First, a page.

- Six-speed automatic's clean shifts
- Four-cylinder's above-average economy
- Best-in-class in-car tech
- Cabin feels unrefined
- Lots of body roll
- Ride can get choppy
The boxy, old-school appearance might turn you off, but the 2011 Ford Escape still delivers solid crossover and SUV bona fides.
First impressions can ring true, but if you're betting the 2011 Ford Escape is a trucky, cramped fuel hog, you're all wrong. The Escape may look the part of a 7/8-scale Ford Explorer, but its car-based running gear makes it a crossover at heart--an aging heart, but at heart nonetheless.
Blocky looks and a functional cockpit are an appealing counterpoint to the wave of jellybean crossovers that have washed over the market in the ten years since the Escape was brand-new. The upright stance gives the ute decent headroom, despite the relatively high floor. It could use a little more leg room so four adults can sit in real comfort. We'd also wish for a better sense of quality in the Escape's plastics and upholstery, if we didn't know the entire vehicle is up for replacement in 2012.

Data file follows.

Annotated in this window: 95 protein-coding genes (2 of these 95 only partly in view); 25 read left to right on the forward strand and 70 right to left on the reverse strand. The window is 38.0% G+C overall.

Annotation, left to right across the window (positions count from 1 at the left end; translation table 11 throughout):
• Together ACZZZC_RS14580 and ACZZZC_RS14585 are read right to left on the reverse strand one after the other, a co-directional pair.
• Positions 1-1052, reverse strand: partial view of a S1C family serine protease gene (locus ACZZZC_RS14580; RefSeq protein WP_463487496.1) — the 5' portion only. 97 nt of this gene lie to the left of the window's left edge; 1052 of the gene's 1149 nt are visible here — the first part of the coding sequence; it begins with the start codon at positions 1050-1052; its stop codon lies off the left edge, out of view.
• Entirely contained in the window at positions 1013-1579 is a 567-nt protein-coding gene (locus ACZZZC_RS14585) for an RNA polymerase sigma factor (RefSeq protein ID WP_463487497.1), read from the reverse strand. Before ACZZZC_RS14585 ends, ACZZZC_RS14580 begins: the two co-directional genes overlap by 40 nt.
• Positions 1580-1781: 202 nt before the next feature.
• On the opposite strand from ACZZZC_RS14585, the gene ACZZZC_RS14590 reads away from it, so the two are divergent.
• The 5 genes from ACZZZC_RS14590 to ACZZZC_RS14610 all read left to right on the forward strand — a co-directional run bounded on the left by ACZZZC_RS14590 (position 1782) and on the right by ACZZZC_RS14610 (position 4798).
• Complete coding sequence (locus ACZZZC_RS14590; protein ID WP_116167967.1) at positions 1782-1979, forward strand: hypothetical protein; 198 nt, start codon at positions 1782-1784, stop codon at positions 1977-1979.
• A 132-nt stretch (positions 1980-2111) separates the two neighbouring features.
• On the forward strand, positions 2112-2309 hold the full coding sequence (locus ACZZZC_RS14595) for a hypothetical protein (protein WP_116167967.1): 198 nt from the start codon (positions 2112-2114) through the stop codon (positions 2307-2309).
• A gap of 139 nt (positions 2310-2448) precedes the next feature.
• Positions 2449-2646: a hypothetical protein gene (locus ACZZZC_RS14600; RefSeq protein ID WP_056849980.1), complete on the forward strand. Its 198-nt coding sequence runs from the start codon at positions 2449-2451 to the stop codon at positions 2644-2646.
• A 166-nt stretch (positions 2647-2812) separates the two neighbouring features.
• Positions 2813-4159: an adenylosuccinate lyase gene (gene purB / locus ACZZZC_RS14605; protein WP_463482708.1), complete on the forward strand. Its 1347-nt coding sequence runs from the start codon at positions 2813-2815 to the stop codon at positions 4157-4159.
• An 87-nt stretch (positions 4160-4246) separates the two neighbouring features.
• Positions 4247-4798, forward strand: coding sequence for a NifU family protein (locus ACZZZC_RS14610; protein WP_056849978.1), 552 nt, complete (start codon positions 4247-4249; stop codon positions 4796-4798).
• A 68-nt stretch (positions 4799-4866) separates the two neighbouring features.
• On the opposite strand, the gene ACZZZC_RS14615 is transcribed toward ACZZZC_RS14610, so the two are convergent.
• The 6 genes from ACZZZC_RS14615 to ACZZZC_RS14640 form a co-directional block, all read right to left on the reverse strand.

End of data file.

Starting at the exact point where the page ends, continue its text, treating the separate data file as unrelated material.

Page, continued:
The Escape comes in a few varieties, more green in balance than not. The V-6 option is probably the best fit with its visuals--it's blessed with enough thrust to carry a full load of people and stuff. The four-cylinder versions aren't quite so lucky, but as commuter cars, they're capable enough, refined enough, and more miserly than expected. Handling isn't bad, but the tall Escape has more body roll and a bit more ride harshness as you push it aggressively.
The Escape Hybrid is the pick of the litter, thanks to a gas-electric powertrain that can cruise along at highway speeds, weaving battery and combustion power together while it trims consumption to 34/31 mpg in front-drive versions. Hybrids and gas Escape alike can be fitted with the most up-to-date infotainment features in the class, which ends up being the Escape's saving grace: you can control the audio system and your phone through the SYNC system, plug in your iPod via USB to access your personal music library, or dial up some Sirius satellite radio for beamed-in radio--or traffic information, sports scores and weather reports.